A team of researchers from Aberdeen University could hold the key to bringing down corrupt governments currently terrorising citizens in Africa.
Over the next three years they, along with others from across the continent, will work to address the “crisis in governance” being experienced there.
The project has been awarded almost £600,000 and will focus on Ethiopia, Somalia and South Sudan – three of the least-developed countries in the world.
It will be split into two parts, with one investigating federalism and devolution, and the second aimed at building more capacity for degree programmes also researching the topic.
The Aberdeen team will be led by Professor Zeray Yihdego, an expert in international law and the issues being faced by countries in the Horn of Africa.
Prof Yihdego said: “The central governments generally serve the interests of a narrow political elite that remains unchecked due to the lack of a system of checks and balances and the weak rule of law.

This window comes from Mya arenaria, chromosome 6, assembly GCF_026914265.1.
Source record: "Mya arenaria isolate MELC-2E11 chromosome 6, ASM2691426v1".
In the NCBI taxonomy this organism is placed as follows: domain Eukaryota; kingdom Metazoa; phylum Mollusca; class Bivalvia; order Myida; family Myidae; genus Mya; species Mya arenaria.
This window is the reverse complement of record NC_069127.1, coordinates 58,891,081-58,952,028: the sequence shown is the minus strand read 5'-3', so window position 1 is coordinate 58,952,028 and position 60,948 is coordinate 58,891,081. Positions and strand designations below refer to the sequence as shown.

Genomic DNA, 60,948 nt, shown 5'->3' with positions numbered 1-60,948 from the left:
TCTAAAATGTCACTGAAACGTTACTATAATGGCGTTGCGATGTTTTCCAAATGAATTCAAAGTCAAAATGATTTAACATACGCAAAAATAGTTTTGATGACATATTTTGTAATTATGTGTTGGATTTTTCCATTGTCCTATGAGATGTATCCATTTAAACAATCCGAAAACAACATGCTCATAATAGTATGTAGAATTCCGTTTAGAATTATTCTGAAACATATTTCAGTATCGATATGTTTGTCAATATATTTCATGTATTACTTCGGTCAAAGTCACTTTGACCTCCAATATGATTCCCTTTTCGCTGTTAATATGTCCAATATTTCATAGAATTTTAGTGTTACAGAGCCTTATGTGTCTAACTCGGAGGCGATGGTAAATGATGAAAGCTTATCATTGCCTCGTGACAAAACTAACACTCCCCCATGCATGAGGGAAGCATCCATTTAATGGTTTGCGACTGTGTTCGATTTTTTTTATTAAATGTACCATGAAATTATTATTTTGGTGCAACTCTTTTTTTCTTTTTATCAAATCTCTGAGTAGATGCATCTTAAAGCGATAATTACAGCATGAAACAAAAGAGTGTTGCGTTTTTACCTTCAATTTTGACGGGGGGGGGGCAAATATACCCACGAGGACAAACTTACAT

“Since the 1990s, there has been an interest in addressing the crisis of government in some of these countries through federalism, devolution and inclusive political institutions, as well as in strengthening the rule of law.
“Such reforms, it is argued, will make governments accountable and more responsive to meeting the needs of their citizens.”
The team will be completed by comparative constitutional law expert Professor Tamas Gyorfi, and Professor Pamela Abbott, who is director of the university’s Centre for Global Development and has experience researching the former Soviet Union, the Middle East, north Africa and Rwanda.
They will work alongside those from the African Research Universities Association, based at Addis Ababa University in Ethiopia, and scholars in Western Cape, South Africa.
Over the coming years they will analyse topics including institutional design – which systems will deliver the most accountable government – as well as gender and female empowerment.
The three academics who make up the Aberdeen team will also supervise some PhD and masters students, helping them to carry out similar research.
Additionally, the group will be responsible for training up policymakers and representatives from civil society organisations in each of the three countries, and developing policy recommendations based on their research.
A number of visits to the north-east from those working on the project elsewhere are already in the pipeline.